In almost every one of these jurisdictions, if a person hires a Lawyer prior to that Arraignment date, and the Lawyer files certain papers (called an “Appearance and Waiver of Arraignment”) with the Court, they will not need to go to Court for the purpose of just being Arraigned. Instead, upon receipt of the Lawyers papers, the Court will enter a Plea of “Not Guilty” for the person. This starts the case, and makes it official.
In a few jurisdictions, even though a person has posted an interim bond, the Notice they subsequently receive from the Court is for an “Arraignment/Pre Trial.” This is really a misnomer, and is, in practice no different than if they just receive a Notice to Appear for a Pre-Trial.
Okay, so lets recap: A person is Arrested for a DUI. They’re either let out after posting a Bond at the Police Station, or, in a few cases, are actually “brought” before a Judge or Magistrate, either in person, or by video. One way or another, they receive a Notice to Appear in Court, either for an Arraignment, an Arraignment/Pre-Trial, or a Pre-Trial. In those cases where they were not Arraigned while in Police custody, in all but a few jurisdictions, hiring a Lawyer prior to the Arraignment date will result in the person not having to go to Court for that proceeding. Instead, they’ll wait to receive a Notice to Appear for either an Arraignment/Pre-Trial, or just a Pre-Trial.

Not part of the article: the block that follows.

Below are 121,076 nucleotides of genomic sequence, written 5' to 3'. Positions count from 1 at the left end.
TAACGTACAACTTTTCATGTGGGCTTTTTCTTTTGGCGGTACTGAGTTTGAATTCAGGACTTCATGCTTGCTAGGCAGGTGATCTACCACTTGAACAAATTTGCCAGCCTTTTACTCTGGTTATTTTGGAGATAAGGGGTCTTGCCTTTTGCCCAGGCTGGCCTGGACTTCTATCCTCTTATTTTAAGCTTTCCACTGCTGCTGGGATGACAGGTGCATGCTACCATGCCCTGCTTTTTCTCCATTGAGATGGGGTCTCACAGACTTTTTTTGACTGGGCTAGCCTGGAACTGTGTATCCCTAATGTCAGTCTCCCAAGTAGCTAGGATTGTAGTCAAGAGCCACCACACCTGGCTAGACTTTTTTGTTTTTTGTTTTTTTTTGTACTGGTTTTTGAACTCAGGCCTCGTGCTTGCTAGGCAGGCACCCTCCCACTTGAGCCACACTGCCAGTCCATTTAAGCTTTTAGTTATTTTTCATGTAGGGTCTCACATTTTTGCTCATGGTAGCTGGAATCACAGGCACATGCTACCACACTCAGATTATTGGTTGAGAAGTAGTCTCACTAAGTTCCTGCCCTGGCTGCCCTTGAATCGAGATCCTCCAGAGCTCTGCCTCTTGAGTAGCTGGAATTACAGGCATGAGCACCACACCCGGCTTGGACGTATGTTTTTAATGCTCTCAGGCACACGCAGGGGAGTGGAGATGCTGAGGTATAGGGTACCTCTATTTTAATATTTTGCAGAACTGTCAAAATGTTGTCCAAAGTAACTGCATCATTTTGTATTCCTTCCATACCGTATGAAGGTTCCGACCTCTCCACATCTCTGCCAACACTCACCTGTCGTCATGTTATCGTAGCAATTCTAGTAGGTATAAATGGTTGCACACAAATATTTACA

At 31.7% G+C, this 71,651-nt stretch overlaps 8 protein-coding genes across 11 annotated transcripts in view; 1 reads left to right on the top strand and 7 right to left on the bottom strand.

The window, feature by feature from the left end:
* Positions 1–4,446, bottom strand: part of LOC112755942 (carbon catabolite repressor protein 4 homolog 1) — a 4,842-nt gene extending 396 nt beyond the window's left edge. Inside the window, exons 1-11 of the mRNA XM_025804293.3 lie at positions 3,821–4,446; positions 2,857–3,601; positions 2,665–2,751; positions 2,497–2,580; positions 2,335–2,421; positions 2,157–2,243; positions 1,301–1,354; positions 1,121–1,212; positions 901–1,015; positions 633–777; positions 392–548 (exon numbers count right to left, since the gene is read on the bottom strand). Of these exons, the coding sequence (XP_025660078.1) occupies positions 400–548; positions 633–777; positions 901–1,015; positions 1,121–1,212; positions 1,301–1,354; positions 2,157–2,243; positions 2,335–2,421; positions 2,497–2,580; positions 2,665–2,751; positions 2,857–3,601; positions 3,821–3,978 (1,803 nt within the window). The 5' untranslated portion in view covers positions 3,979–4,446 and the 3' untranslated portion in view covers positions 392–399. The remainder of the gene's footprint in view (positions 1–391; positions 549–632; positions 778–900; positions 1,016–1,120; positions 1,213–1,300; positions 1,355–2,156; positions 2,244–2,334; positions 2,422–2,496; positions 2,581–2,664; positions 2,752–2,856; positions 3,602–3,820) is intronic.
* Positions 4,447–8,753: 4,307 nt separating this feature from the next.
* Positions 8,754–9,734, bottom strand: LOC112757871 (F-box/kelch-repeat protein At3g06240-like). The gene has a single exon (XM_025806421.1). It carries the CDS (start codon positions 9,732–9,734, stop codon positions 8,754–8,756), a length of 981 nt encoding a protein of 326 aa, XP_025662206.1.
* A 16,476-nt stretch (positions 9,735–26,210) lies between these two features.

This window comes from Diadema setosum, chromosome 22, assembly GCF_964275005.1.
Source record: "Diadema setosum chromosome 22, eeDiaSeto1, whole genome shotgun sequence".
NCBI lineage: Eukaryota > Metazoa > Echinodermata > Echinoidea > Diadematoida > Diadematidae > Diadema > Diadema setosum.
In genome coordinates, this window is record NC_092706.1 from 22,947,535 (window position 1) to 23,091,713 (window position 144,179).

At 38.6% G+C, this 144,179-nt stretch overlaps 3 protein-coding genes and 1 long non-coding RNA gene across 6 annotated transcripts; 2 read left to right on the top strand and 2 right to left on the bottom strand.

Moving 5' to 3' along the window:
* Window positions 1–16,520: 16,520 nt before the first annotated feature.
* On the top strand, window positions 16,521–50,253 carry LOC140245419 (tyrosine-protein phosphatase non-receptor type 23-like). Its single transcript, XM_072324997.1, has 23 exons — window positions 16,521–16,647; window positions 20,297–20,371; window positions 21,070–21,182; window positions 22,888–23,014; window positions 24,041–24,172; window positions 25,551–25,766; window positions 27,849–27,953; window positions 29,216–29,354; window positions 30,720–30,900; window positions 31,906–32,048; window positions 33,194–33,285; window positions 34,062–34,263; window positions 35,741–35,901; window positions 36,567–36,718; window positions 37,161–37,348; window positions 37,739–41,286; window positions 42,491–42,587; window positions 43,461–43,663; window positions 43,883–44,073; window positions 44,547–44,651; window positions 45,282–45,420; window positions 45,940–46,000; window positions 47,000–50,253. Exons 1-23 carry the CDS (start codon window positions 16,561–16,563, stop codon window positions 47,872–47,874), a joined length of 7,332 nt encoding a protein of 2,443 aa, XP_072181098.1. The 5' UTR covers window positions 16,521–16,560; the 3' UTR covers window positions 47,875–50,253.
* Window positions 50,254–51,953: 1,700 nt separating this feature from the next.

The Pre-Trial is the first substantive Court proceeding in any DUI case. It’s where the Defense Attorney and the Prosecutor meet for the first time to discuss the case. The strengths, and any weaknesses in the case are examined, with an eye toward working out a deal (Plea-Bargain) in any case which doesn’t appear to be likely to either be dismissed after a Trial, or for lack of, or problems with the evidence, the legal process in obtaining that evidence, or other technical reasons.
At the Pre-Trial, the Lawyer examines the Prosecutors actual file. This way, the Defense Attorney knows he or she has reviewed everything the Prosecutor has.
In the overwhelming majority of cases, the Pre-Trial results in some kind of a Plea Bargain, or Plea Deal which resolves the case. Often, in 1st Offense cases, this means the person will plead guilty to a reduced charge of Impaired Driving, and the original charge or OWI (the actual name for a DUI in Michigan) is dismissed.
In 2nd Offense cases, deals are often made to avoid Jail completely.
In 3rd Offense cases, a deal is often had to either reduce the charge from the 3rd Offense Felony down to a 2nd Offense Misdemeanor case, or, if that can’t be done (doing that is essentially limited to Macomb County), then minimizing the Jail time the person will receive. To be clear, under Michigan Law, a person who is found guilty (either by Plea, or after Trial) of a 3rd Offense DUI must serve a mandatory minimum of 30 days in Jail.
Sometimes, for any number of reasons, the case cannot be resolved at the first Pre-Trial. In those cases where it looks like things can still be resolved by agreement, and perhaps because some other things need to be checked out or investigated, another Pre-Trial date is set.
The next step, if the matter cannot be resolved at a Pre-Trial, is an actual Trial. In the next installment of this article, we’ll pick up at the Trial stage, after any and all Pre-Trials have not resulted in some resolution of the case.